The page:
As the Black Lives Matter movement reignited in the United States after the brutal police killing of George Floyd in May 2020, protests spread across the world, with public ire often targeting statues and busts of individuals who were involved in slave trade, imperial war crimes and racist conduct. Racial polarisation in the US sparked debates around the British history of colonialism and slavery, and a demand for confronting unpalatable aspects of colonialism has gained momentum. As statues fell—such as that of Edward Colston in the English city of Bristol, a seventeenth-century officer of the slave-trading Royal African Company—the task of finding them a new home began. In November, the mayor of Bristol announced that Colston’s statue would be placed in a museum alongside placards from the Black Lives Matter protest that toppled the statute, by “early next year.”
Two months earlier, William Dalrymple, an author of several books on the history of British colonialism in India, suggested that the United Kingdom should place its statues of imperial heroes in a museum of British colonialism. He proposed that the British government, in order to confront the sins of its past, should build a museum of colonialism with these expelled statues. Dalrymple suggested that the museum could be modelled after the National Museum of African American History and Culture, a museum dedicated to narrating the story of a marginalised ethnic and racial group in the US.
Dalrymple was speaking at the Jaipur Literature Festival London. He admitted to a cultural amnesia of colonial violence in the UK. History in British schools gives students the impression that “the British empire was always about liberating slaves and always about anti-racism,” he said. In fact, for many years, British colonialism in the UK has been viewed as a largely peaceful undertaking with hugely beneficial outcomes for the colonies such as railways, English education, and dissemination of democratic and liberal values. In 2004, the historian Niall Ferguson declared in a provocative book on the Empire, “The world we know today is in large measure the product of Britain’s age of Empire.” He added, “Without the British Empire, there would be no Calcutta; no Bombay; no Madras.”
It is only in the last decade that voices challenging such blinkered assumptions of pre-colonial societies—portraying them as static, primitive and incapable of engaging in modern practices without British intervention—have come to occupy a larger space in public discourse. In the wake of the Black Lives Matter protests this year, anti-racism protestors demanded that statues of Robert Clive in Shrewsbury, Cecil Rhodes from an Oxford college, Oliver Cromwell in Westminster and the former British prime minister Winston Churchill’s statue in London’s Parliament Square be taken down. Activists have also called for the compulsory teaching of Black history in schools, and there is mounting pressure on museums to decolonise their collections.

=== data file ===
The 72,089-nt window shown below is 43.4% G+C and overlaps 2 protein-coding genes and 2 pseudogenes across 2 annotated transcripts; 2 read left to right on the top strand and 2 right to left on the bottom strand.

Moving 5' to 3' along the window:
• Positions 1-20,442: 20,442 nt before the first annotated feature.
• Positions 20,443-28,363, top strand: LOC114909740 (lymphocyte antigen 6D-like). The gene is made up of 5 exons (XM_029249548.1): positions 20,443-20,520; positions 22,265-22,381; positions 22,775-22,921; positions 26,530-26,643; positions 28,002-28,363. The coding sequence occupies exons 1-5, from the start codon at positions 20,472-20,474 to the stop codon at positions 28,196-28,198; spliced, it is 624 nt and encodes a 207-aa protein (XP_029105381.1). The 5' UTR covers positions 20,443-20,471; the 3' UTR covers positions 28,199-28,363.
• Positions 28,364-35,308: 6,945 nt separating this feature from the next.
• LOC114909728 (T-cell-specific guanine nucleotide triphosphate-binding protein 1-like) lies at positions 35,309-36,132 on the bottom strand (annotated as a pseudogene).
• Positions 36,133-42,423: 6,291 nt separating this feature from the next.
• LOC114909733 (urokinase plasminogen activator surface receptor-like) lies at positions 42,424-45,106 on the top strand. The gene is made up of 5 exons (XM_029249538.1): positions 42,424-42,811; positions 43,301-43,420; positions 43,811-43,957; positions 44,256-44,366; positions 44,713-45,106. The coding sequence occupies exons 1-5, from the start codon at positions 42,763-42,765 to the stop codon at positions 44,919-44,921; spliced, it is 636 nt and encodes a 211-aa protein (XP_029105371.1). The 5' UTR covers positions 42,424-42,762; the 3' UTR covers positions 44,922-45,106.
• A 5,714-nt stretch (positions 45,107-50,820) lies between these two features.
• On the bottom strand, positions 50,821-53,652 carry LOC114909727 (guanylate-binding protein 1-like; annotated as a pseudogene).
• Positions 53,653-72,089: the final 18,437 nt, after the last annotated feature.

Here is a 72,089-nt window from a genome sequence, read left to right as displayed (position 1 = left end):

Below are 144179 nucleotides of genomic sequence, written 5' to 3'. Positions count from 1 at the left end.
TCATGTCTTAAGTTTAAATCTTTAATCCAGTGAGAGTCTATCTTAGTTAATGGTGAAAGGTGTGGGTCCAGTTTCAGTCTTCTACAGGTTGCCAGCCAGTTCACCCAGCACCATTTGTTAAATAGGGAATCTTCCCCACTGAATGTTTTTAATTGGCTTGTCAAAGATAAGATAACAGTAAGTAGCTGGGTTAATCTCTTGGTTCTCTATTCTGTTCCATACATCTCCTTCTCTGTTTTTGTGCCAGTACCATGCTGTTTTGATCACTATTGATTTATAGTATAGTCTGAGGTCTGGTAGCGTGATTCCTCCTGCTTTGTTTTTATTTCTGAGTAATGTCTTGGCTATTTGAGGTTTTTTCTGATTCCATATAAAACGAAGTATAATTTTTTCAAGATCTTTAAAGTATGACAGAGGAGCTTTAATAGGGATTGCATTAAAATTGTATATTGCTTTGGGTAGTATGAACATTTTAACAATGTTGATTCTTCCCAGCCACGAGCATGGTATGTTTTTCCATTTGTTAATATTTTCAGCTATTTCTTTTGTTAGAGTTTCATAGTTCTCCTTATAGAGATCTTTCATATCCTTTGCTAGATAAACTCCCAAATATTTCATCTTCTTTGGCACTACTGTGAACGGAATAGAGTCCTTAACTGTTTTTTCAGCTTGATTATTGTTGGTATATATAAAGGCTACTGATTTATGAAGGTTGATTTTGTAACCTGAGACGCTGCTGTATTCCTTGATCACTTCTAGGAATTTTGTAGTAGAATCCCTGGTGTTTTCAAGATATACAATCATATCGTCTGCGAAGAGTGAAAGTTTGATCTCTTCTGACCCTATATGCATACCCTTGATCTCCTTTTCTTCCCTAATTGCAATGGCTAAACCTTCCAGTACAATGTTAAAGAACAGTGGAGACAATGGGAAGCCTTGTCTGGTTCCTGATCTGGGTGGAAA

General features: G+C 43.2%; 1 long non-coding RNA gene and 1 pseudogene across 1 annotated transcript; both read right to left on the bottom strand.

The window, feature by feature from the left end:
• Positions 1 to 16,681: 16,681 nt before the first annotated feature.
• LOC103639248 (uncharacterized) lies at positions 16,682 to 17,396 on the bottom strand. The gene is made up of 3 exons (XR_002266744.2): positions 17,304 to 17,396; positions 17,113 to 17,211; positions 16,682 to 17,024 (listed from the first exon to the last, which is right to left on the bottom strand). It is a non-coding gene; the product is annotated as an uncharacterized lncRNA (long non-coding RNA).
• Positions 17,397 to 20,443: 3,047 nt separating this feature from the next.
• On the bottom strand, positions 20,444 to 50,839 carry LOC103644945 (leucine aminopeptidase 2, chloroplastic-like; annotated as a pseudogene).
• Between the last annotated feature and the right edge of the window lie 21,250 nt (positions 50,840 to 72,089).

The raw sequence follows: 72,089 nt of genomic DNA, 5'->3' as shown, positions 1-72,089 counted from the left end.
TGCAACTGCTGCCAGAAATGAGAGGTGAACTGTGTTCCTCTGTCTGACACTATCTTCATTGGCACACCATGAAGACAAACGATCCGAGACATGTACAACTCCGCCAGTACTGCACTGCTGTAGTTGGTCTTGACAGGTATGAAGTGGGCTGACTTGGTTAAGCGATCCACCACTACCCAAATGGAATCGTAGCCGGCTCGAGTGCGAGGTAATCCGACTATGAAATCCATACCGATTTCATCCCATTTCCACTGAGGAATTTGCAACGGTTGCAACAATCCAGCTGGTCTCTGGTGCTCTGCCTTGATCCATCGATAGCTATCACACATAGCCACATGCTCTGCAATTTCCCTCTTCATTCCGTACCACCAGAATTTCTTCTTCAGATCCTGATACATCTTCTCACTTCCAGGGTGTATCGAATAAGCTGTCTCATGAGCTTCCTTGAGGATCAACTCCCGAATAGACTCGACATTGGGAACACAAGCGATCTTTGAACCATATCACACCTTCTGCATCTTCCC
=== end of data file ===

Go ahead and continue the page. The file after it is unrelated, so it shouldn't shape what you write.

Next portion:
Given the years of refusal to confront its uncomfortable colonial past, the notion of a museum of British colonialism offers the possibility of the country finally facing the shame of its colonialism. Yet, a museum of British colonialism requires careful consideration of its form, structure and process to act as a catalyst of social and political debate, and to challenge the promotion and sustenance of white cultural hegemony. The idea also raises other concerns about the existing British museums; their role in decolonising histories and their engagement with the thorny question of restitution. The question is no longer what Britain’s colonies would have been without the Empire, but what Britain would have been without the exploitation of its colonies, and how to acknowledge and address this colonial past in its modern-day legacy. These uncomfortable memories of colonialism reside not only in museums born of the Empire but also in museums in the colony, and both need to confront this agonising legacy.